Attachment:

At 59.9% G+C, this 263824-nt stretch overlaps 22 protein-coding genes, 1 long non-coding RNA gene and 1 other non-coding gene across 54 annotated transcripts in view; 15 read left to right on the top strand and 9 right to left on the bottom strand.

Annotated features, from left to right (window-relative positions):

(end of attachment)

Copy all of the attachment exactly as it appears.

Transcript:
At 59.9% G+C, this 263824-nt stretch overlaps 22 protein-coding genes, 1 long non-coding RNA gene and 1 other non-coding gene across 54 annotated transcripts in view; 15 read left to right on the top strand and 9 right to left on the bottom strand.

Annotated features, from left to right (window-relative positions):